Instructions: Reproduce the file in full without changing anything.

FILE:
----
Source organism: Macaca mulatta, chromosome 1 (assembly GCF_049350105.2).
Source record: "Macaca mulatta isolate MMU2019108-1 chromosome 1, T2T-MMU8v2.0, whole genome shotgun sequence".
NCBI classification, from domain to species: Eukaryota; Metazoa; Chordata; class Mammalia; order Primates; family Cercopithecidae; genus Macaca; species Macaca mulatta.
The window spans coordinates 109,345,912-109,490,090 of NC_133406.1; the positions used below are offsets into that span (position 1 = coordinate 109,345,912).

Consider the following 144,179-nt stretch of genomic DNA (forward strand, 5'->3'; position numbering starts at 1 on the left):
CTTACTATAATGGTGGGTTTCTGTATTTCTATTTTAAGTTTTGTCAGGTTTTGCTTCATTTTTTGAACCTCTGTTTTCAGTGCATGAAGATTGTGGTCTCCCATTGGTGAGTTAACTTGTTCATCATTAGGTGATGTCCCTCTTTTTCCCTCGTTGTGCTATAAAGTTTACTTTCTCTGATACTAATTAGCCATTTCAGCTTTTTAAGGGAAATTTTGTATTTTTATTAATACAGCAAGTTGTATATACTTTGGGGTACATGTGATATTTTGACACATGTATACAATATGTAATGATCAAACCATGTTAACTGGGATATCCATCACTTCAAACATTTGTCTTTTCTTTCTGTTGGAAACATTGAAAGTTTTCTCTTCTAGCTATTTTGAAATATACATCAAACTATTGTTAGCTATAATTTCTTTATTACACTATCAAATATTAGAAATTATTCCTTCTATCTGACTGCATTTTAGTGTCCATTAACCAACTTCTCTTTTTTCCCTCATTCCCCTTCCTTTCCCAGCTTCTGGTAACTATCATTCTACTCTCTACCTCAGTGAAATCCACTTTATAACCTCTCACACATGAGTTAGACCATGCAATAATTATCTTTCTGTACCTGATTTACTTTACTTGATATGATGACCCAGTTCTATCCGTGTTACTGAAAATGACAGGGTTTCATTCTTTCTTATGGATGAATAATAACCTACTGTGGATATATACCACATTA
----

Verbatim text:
Source organism: Macaca mulatta, chromosome 1 (assembly GCF_049350105.2).
Source record: "Macaca mulatta isolate MMU2019108-1 chromosome 1, T2T-MMU8v2.0, whole genome shotgun sequence".
NCBI classification, from domain to species: Eukaryota; Metazoa; Chordata; class Mammalia; order Primates; family Cercopithecidae; genus Macaca; species Macaca mulatta.
The window spans coordinates 109,345,912-109,490,090 of NC_133406.1; the positions used below are offsets into that span (position 1 = coordinate 109,345,912).

Consider the following 144,179-nt stretch of genomic DNA (forward strand, 5'->3'; position numbering starts at 1 on the left):
CTTACTATAATGGTGGGTTTCTGTATTTCTATTTTAAGTTTTGTCAGGTTTTGCTTCATTTTTTGAACCTCTGTTTTCAGTGCATGAAGATTGTGGTCTCCCATTGGTGAGTTAACTTGTTCATCATTAGGTGATGTCCCTCTTTTTCCCTCGTTGTGCTATAAAGTTTACTTTCTCTGATACTAATTAGCCATTTCAGCTTTTTAAGGGAAATTTTGTATTTTTATTAATACAGCAAGTTGTATATACTTTGGGGTACATGTGATATTTTGACACATGTATACAATATGTAATGATCAAACCATGTTAACTGGGATATCCATCACTTCAAACATTTGTCTTTTCTTTCTGTTGGAAACATTGAAAGTTTTCTCTTCTAGCTATTTTGAAATATACATCAAACTATTGTTAGCTATAATTTCTTTATTACACTATCAAATATTAGAAATTATTCCTTCTATCTGACTGCATTTTAGTGTCCATTAACCAACTTCTCTTTTTTCCCTCATTCCCCTTCCTTTCCCAGCTTCTGGTAACTATCATTCTACTCTCTACCTCAGTGAAATCCACTTTATAACCTCTCACACATGAGTTAGACCATGCAATAATTATCTTTCTGTACCTGATTTACTTTACTTGATATGATGACCCAGTTCTATCCGTGTTACTGAAAATGACAGGGTTTCATTCTTTCTTATGGATGAATAATAACCTACTGTGGATATATACCACATTA